2. Lower body into a half-squat position and jump up onto box. Do not hold a squat position before jumping up keep the time between dipping down and jumping up to a minimum.
  3. Feet should land softly on box. Step back down (do not jump back down) to the opposite side of the box and repeat.

Medium Impact

Split Squat Jumps

  1. Stand with feet hip width apart. Take left leg and step back approximately 2 feet standing on the ball of back foot.
  2. Feet should be positioned at a staggered stance with head and back erect and straight in a neutral position.
  3. Lower body by bending at right hip and knee until thigh is parallel to floor then immediately explode vertically.
  4. Switch feet in the air so that the back foot lands forward and vice versa.
  5. Prior to takeoff extend the ankles to their maximum range (full plantar flexion) ensure proper mechanics.

Tuck Jumps

  1. Stand with feet shoulder-width apart, knees slightly bent, with arms at sides.
  2. Jump up bringing knees up to chest.
  3. Land on balls of feet and repeat immediately.
  4. Remember to reduce ground contact time by landing soft on feet and springing into air.

Lateral Box Push Offs

  1. Stand to side of box and place the left foot on top of box.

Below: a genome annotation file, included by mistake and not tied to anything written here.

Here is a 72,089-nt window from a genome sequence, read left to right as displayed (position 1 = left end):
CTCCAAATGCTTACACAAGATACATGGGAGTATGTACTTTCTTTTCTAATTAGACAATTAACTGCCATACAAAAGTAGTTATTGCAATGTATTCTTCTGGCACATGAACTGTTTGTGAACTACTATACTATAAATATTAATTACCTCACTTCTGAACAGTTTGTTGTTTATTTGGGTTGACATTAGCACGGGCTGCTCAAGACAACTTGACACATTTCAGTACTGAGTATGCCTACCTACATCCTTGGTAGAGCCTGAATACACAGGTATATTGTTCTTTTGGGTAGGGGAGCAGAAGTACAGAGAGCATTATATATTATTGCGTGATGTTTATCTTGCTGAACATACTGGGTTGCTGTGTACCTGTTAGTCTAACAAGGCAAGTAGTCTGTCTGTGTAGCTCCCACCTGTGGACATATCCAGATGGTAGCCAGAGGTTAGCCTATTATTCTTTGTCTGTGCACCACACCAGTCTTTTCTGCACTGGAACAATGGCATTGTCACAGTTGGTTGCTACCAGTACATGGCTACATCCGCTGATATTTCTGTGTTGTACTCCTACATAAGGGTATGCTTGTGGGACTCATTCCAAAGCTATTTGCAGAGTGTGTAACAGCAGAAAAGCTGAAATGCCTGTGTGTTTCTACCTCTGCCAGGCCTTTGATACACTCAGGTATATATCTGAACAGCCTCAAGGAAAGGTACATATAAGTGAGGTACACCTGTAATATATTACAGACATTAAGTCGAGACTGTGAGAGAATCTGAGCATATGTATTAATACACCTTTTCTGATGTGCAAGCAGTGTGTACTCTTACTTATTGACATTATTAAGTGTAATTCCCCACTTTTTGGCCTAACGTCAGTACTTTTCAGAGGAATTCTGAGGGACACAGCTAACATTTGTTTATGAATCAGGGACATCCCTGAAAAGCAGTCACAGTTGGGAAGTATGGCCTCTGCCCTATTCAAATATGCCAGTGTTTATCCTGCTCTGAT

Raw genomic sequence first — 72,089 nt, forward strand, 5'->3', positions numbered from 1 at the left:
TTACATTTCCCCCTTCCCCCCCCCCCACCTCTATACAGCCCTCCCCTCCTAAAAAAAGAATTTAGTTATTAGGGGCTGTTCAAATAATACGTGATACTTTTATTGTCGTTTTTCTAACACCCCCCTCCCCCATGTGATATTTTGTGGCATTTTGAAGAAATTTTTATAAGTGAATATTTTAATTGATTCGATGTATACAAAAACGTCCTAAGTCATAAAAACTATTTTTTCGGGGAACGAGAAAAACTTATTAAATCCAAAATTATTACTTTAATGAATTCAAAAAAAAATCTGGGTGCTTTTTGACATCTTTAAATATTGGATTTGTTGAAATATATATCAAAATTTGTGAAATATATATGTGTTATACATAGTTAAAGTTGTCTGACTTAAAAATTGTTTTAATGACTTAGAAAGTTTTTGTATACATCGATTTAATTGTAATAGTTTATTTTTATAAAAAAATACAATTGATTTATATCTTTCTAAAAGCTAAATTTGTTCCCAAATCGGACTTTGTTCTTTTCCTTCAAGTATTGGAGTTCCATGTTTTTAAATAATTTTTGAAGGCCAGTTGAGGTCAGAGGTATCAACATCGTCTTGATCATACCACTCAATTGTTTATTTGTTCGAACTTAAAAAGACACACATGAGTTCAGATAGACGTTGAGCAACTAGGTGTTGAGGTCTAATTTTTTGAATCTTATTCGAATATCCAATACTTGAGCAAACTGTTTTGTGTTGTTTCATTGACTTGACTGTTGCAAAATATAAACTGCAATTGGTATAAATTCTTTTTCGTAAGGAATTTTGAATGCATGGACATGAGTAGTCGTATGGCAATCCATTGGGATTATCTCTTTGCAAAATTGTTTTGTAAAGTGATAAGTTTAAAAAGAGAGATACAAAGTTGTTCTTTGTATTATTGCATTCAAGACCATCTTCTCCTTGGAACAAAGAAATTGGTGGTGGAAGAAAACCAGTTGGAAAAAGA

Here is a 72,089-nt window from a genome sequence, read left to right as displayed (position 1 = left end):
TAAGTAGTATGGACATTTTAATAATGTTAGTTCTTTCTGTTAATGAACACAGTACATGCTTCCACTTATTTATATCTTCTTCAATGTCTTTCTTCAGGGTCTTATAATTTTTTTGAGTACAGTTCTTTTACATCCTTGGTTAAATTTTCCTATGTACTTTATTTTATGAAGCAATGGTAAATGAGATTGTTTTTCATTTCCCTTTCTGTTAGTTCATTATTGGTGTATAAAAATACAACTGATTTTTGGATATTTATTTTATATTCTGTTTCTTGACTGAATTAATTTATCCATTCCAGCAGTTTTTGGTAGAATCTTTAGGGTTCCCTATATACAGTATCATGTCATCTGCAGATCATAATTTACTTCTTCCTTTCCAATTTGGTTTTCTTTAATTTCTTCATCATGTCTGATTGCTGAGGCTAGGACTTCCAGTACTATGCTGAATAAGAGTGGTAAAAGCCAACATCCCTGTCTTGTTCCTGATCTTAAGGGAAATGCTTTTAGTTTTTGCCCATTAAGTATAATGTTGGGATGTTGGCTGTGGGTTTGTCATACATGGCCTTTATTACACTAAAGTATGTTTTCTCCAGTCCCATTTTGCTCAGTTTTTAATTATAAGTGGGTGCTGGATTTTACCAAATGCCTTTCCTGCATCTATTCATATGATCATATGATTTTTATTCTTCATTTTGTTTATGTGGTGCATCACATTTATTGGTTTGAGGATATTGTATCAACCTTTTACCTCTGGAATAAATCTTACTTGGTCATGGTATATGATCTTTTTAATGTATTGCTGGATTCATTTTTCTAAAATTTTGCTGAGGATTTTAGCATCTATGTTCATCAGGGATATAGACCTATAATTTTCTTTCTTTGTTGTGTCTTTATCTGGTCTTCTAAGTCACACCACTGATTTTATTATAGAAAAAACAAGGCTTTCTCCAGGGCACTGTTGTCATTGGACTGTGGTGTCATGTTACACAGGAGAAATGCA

2. Push off the box using the left leg only and explode vertically as high as possible. Drive the arms forward and up for maximum height.
  3. Land with right foot on the box and left foot on the ground to the other side of the box.
  4. Repeat from this side.

Bounding

  1. Jog into the start of the drill for forward momentum.
  2. After a few feet, forcefully push off with the left foot and bring the leg forward. At same time drive your right arm forward.
  3. Repeat with other leg and arm
  4. This exercise is an exaggerated running motion focusing on foot push-off and air time.

Bounding with Rings

  1. Jog into the start of the drill for forward momentum.
  2. After a few feet, forcefully push off with the left foot and bring the right leg forward. At same time swing left arm forward and land into the first ring, which is 3-4 feet out and to the left, with the right foot.
  3. Continue and repeat with other leg and arm into the second ring, which is now 3-4 feet up and to the right.
  4. This exercise is an exaggerated running motion focusing on foot push-off and air time.

Box Drill with Rings

  1. Stand with feet slightly wider than hip-width apart with your body facing the first ring.
  2. Hop forward using both feet and land in first ring.
  3. Now hop to the left and land in the ring to the side. Now jump backwards to land in ring behind you. Finish by jumping to your right to land in final ring.
  4. Rest and repeat. Remember to keep ground contact time between bounds to a minimum.Hurdle Jumps

Lateral Hurdle Jumps

  1. Stand beside object to be cleared.
  2. Bring knees up and jump vertically but also laterally off ground and over the barrier.
  3. Land on both feet and immediately jump the other direction over barrier.
  4. Try not to pause between jumps or sink down into a squat position.

High Impact

Zigzag Hops

  1. Stand to the left of an agility ladder or similar object approximately 1-2 feet away.
  2. Forcefully push off both feet and land the on the other side of the ladder.
  3. Repeat and land feet back on the other side, continue repeating and so on down the ladder.4. Do not “double hop” upon each landing and keep ground contact time to a minimum.